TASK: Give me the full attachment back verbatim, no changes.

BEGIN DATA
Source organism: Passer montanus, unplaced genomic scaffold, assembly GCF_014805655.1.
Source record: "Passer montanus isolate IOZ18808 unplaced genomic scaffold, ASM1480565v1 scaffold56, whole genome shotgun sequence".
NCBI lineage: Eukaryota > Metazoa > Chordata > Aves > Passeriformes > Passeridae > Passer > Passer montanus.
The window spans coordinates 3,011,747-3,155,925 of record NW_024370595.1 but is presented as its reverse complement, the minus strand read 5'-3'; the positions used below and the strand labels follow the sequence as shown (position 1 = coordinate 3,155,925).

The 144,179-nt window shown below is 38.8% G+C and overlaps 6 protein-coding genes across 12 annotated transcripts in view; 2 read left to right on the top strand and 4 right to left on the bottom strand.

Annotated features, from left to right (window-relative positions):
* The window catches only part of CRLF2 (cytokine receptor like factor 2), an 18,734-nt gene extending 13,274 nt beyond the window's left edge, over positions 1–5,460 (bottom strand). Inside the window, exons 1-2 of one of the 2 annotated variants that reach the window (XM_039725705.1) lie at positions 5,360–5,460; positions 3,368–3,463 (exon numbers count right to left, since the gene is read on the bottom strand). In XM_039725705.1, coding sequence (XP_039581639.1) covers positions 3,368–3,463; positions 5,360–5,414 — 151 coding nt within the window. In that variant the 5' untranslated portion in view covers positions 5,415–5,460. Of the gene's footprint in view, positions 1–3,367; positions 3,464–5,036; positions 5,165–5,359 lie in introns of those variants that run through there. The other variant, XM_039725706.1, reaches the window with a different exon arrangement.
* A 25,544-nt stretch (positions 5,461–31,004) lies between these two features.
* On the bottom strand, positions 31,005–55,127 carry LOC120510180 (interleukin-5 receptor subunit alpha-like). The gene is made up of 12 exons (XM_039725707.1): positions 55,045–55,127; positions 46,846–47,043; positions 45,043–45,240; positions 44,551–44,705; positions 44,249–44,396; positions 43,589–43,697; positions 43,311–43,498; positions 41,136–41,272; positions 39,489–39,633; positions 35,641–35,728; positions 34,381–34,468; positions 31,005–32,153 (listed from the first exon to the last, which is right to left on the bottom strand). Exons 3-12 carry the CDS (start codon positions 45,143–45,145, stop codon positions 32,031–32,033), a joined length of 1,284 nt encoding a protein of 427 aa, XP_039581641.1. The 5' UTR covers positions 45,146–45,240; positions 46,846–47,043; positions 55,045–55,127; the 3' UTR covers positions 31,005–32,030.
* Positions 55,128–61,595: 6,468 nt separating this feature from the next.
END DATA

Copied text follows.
Source organism: Passer montanus, unplaced genomic scaffold, assembly GCF_014805655.1.
Source record: "Passer montanus isolate IOZ18808 unplaced genomic scaffold, ASM1480565v1 scaffold56, whole genome shotgun sequence".
NCBI lineage: Eukaryota > Metazoa > Chordata > Aves > Passeriformes > Passeridae > Passer > Passer montanus.
The window spans coordinates 3,011,747-3,155,925 of record NW_024370595.1 but is presented as its reverse complement, the minus strand read 5'-3'; the positions used below and the strand labels follow the sequence as shown (position 1 = coordinate 3,155,925).

The 144,179-nt window shown below is 38.8% G+C and overlaps 6 protein-coding genes across 12 annotated transcripts in view; 2 read left to right on the top strand and 4 right to left on the bottom strand.

Annotated features, from left to right (window-relative positions):
* The window catches only part of CRLF2 (cytokine receptor like factor 2), an 18,734-nt gene extending 13,274 nt beyond the window's left edge, over positions 1–5,460 (bottom strand). Inside the window, exons 1-2 of one of the 2 annotated variants that reach the window (XM_039725705.1) lie at positions 5,360–5,460; positions 3,368–3,463 (exon numbers count right to left, since the gene is read on the bottom strand). In XM_039725705.1, coding sequence (XP_039581639.1) covers positions 3,368–3,463; positions 5,360–5,414 — 151 coding nt within the window. In that variant the 5' untranslated portion in view covers positions 5,415–5,460. Of the gene's footprint in view, positions 1–3,367; positions 3,464–5,036; positions 5,165–5,359 lie in introns of those variants that run through there. The other variant, XM_039725706.1, reaches the window with a different exon arrangement.
* A 25,544-nt stretch (positions 5,461–31,004) lies between these two features.
* On the bottom strand, positions 31,005–55,127 carry LOC120510180 (interleukin-5 receptor subunit alpha-like). The gene is made up of 12 exons (XM_039725707.1): positions 55,045–55,127; positions 46,846–47,043; positions 45,043–45,240; positions 44,551–44,705; positions 44,249–44,396; positions 43,589–43,697; positions 43,311–43,498; positions 41,136–41,272; positions 39,489–39,633; positions 35,641–35,728; positions 34,381–34,468; positions 31,005–32,153 (listed from the first exon to the last, which is right to left on the bottom strand). Exons 3-12 carry the CDS (start codon positions 45,143–45,145, stop codon positions 32,031–32,033), a joined length of 1,284 nt encoding a protein of 427 aa, XP_039581641.1. The 5' UTR covers positions 45,146–45,240; positions 46,846–47,043; positions 55,045–55,127; the 3' UTR covers positions 31,005–32,030.
* Positions 55,128–61,595: 6,468 nt separating this feature from the next.